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|Create Date||April 15, 2019|
Author: Tahmina Begum, Cathryn Ellis,Malabika Sarker,Jean-Francois Rostoker, Aminur Rahman,Iqbal Anwar, Laura Reichenbach
Caesarean section is a lifesaving surgical intervention for women and their newborns, though overutilization is a public health concern. The caesarean rate in Bangladesh is approximately 23% overall, and in private facilities it is over 70%. It is essential to know both the supply side (obstetricians) and demand side (parturient women) views on caesarean birth in order to formulate specific interventions to address the escalating rate of caesareans.
This qualitative study took place in Matlab, a rural sub-district in Bangladesh. We interviewed women attending their 3rd antenatal visit, those with recent caesareans, and obstetricians from both public and private health facilities. In total there were twenty in-depth interviews and four focus group discussions. Study participants were asked about their preferences on birthing mode and knowledge of the caesarean section process. Thematic data analysis was done following a deductive approach.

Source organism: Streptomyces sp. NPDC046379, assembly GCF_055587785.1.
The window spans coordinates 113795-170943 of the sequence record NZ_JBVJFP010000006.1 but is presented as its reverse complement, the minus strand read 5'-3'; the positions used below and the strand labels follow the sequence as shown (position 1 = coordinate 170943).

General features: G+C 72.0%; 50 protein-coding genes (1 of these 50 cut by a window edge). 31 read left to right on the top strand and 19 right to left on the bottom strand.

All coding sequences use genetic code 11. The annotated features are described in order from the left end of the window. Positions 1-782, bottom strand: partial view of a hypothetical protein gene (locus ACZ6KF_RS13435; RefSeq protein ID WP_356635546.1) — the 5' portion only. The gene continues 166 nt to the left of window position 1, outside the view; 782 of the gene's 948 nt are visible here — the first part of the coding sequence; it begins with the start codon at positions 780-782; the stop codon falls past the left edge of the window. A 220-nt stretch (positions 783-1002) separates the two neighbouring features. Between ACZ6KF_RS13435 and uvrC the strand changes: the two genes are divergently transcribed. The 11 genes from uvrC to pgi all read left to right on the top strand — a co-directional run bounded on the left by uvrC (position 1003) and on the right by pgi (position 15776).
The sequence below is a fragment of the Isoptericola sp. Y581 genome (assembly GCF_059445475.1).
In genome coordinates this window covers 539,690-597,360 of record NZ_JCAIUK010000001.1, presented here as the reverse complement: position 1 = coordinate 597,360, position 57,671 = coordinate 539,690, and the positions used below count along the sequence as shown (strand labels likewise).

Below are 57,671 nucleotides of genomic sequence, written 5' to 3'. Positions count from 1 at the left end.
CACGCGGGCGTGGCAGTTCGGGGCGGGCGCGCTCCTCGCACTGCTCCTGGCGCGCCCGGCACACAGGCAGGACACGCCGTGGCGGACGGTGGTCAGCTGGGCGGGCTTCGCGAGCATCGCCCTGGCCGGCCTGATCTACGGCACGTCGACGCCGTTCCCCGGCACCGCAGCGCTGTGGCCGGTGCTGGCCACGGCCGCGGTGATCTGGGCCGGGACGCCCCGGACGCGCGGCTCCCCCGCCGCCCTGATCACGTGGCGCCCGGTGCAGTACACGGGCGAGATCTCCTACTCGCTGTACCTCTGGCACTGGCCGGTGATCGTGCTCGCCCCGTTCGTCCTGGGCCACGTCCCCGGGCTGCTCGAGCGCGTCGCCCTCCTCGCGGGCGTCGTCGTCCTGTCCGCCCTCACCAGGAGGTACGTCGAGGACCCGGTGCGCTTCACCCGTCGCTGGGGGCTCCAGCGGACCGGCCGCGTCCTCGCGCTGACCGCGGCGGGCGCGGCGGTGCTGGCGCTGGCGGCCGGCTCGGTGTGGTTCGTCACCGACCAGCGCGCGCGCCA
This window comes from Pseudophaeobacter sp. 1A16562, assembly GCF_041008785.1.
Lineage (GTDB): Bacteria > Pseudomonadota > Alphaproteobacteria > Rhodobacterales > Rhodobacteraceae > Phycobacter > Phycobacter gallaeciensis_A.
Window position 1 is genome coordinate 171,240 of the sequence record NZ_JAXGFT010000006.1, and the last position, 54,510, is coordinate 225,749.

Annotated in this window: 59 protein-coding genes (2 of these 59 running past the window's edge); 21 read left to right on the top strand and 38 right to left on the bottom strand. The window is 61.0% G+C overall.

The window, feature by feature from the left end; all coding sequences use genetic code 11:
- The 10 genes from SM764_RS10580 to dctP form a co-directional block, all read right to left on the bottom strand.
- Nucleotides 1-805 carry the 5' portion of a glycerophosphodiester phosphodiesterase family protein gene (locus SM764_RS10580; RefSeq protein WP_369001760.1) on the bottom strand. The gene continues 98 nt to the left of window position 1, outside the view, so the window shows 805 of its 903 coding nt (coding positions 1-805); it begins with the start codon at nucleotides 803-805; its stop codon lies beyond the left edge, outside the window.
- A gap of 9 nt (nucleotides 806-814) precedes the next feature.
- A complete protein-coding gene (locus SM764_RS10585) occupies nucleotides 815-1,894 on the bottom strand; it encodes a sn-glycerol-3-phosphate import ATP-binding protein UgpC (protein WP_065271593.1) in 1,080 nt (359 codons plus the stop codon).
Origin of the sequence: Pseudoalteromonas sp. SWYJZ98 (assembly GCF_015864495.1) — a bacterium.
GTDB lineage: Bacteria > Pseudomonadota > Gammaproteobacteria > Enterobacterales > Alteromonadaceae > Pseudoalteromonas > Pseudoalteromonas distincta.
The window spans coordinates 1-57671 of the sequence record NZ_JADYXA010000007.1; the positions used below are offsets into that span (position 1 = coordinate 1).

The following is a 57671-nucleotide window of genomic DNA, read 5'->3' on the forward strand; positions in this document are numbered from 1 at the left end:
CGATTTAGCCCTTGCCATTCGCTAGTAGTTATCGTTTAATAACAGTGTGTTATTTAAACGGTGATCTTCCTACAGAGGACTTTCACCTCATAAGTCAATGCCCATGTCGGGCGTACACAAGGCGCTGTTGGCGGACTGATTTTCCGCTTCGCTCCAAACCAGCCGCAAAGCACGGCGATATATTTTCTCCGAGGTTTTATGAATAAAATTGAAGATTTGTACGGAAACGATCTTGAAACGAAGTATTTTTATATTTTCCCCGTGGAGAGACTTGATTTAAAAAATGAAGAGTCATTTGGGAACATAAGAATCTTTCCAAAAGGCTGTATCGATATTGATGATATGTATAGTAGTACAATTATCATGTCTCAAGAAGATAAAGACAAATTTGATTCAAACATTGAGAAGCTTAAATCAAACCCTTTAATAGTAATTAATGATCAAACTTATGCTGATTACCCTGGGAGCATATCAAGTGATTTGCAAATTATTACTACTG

Women from this rural community had a strong preference for normal vaginal birth. However, they were willing to accept the attending health care provider’s decision for caesarean birth. Antenatal care sessions did not provide information on the medical indications for caesarean section. Furthermore, some women had the misconception that episiotomy itself is a ‘small caesarean.’ Primary health care providers and clinic agents (brokers) had a strong influence on women’s decision to choose a health facility for giving birth. However, obstetricians, having a preference for caesarean section, were receiving more patients from these brokers which may be an important reason for the high rate of clinically non-indicated caesareans at private hospitals in Bangladesh. Improper labour monitoring and inadequate staffing at health facilities were additional influences on the preference for caesarean section. However, critical knowledge gaps were also observed among study obstetricians, particularly with regards to the indications for and timing of elective caesarean sections.
There is a need to educate women about the advantages and disadvantages of different birthing modes to ensure their active participation in the decision making process. Strong policy regulations are needed to ensure legitimate decision making by obstetricians regarding mode of birthing.